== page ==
7

Is there a way to figure out if /dev/dm-1 is a block device partition or a whole block device? If /dev/dm-1 is a partition, is there a way to find out the path to the corresponding whole block device?

8

Every partition is a "whole" block-device. You could sub-partition any partition, and then sub-partition it again, and again ...

In your example dm-1 could be mapped to anything, a raw device, a dmcrypt device abstraction, a logical volume on a MD-RAID-backed, multi-pathed, dm-crypted volume group.

The number dm-X basically was just an arbitrary free number when the device was initialized. On hosts without many changes in the block device layer during runtime these numbers are just allocated in natural order at bootup.

But most device mapper mechanisms also allow you to specify an alias for your mapping. Check out ls -l /dev/mapper/.

To then visualize the hierarchical relationships between block devices you can use the lsblk (List block-devices). Shortened example output below:

$ lsblk /dev/sdb
NAME                   MAJ:MIN  TYPE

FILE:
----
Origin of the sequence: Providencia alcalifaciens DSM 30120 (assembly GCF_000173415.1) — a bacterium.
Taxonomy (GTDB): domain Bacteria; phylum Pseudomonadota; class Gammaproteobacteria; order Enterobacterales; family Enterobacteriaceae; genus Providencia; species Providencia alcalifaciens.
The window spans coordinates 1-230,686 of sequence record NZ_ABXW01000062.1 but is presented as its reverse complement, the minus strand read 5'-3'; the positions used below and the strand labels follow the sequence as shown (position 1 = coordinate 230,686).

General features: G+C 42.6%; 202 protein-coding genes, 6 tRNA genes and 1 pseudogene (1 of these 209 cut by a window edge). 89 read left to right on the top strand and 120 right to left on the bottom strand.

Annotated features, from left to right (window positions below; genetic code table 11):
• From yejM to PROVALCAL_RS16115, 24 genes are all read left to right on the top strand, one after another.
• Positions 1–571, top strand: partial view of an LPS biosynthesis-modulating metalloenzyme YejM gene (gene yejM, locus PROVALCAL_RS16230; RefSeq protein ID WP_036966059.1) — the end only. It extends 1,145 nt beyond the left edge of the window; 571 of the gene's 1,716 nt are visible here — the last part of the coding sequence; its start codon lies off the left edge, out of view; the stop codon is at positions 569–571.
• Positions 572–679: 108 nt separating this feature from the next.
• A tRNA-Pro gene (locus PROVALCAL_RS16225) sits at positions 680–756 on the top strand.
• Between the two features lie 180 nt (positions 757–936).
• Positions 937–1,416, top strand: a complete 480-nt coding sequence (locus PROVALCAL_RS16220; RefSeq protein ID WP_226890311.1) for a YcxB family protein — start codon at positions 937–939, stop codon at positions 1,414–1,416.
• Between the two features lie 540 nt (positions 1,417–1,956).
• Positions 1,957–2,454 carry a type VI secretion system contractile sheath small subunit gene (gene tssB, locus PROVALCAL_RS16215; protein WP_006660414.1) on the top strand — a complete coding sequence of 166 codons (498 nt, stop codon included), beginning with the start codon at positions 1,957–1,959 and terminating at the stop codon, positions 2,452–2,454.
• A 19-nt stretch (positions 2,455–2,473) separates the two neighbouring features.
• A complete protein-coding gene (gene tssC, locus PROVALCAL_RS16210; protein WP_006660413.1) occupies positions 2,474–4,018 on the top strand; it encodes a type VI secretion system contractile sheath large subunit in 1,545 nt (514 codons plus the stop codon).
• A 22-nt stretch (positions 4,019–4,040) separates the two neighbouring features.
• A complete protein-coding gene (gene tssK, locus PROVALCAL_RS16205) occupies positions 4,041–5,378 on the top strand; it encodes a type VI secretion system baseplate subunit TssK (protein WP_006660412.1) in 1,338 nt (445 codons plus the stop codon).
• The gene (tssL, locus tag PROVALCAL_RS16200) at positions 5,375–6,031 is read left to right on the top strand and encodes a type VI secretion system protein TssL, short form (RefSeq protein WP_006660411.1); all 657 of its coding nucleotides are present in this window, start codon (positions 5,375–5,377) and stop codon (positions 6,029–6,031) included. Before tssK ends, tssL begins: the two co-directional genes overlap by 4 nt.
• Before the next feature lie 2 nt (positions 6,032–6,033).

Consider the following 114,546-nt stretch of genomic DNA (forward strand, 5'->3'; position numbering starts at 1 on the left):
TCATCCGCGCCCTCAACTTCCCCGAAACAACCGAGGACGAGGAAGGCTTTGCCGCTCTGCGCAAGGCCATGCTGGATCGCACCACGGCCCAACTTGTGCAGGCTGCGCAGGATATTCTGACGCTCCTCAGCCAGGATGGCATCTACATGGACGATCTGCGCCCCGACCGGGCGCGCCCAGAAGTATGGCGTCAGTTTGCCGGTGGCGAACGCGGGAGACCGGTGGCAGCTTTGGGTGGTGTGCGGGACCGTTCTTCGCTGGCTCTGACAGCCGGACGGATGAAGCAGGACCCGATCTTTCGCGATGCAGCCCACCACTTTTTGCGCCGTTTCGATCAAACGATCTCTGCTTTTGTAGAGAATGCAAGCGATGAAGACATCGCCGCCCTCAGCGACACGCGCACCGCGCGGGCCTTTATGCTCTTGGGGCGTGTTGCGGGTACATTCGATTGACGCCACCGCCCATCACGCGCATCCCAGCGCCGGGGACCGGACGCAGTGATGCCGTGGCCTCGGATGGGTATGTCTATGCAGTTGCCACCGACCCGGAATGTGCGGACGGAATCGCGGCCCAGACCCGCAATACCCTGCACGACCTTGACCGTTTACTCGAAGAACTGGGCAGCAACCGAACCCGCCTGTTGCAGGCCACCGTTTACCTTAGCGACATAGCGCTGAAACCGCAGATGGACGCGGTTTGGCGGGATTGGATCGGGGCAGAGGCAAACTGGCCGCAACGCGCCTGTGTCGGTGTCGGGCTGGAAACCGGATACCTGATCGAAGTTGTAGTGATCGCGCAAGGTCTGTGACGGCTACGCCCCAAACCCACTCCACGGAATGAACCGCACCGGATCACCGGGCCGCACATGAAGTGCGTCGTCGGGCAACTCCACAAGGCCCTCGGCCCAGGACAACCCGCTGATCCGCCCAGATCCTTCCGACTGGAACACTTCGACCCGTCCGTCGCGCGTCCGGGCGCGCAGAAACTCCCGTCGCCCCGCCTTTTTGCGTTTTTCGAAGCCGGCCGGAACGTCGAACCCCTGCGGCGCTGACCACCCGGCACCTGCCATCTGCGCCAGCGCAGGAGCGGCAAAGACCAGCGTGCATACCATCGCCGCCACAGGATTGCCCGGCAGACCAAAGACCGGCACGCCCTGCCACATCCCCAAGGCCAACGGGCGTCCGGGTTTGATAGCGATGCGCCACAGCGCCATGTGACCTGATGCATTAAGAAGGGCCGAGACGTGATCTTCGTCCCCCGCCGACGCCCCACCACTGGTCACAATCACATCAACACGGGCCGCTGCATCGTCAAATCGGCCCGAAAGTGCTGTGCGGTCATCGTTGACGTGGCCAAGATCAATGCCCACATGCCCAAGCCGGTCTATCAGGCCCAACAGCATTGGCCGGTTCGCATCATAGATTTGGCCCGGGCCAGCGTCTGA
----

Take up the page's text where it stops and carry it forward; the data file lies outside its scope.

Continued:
sdb                      8:128  disk
├─sdb1                   8:129  part
└─sdb5                   8:133  part
  └─crypto (dm-0)        252:0  crypt
    ├─ubuntu-root (dm-1) 252:1  lvm
    └─ubuntu-swap (dm-2) 252:2  lvm
3

The lsblk command is a convenient way of displaying information about block devices including which device mapper device goes where.

3

For a given dm-x with major M, minor m, there is a corresponding /sys/dev/block/M:m/dm/uuid file. If the content of the uuid file starts with part, it is safe to assume it is a partition. The corresponding whole device is found in /sys/dev/block/M:n/slaves/. For instance:

[centos@try ~]$ cat /sys/dev/block/253:0/dm/uuid
mpath-353333330000007d0
[centos@try ~]$ cat /sys/dev/block/253:1/dm/uuid
part1-mpath-353333330000007d0
[centos@try ~]$ ls -l /sys/dev/block/253:1/slaves
total 0
lrwxrwxrwx. 1 root root 0 15 août  22:06 dm-0 -> ../../dm-0
1

/dev/dm-1 is for "device mapper n.1".

Basically, it is a logical unit carved out using the kernel embedded device mapper layer. From a userspace application point of view, it is a RAW block device.

Using pvs and lvdisplay we should be able to tell you the specific physical disk/partition backing it.

  • device-mapper is used for a lot more than just LVM. Assuming pvs and lvdisplay will show you the details of any given dm-X device is not a good assumption. – womble Aug 16 '15 at 1:11
  • True, but I shot for the common case first... – shodanshok Aug 16 '15 at 6:53

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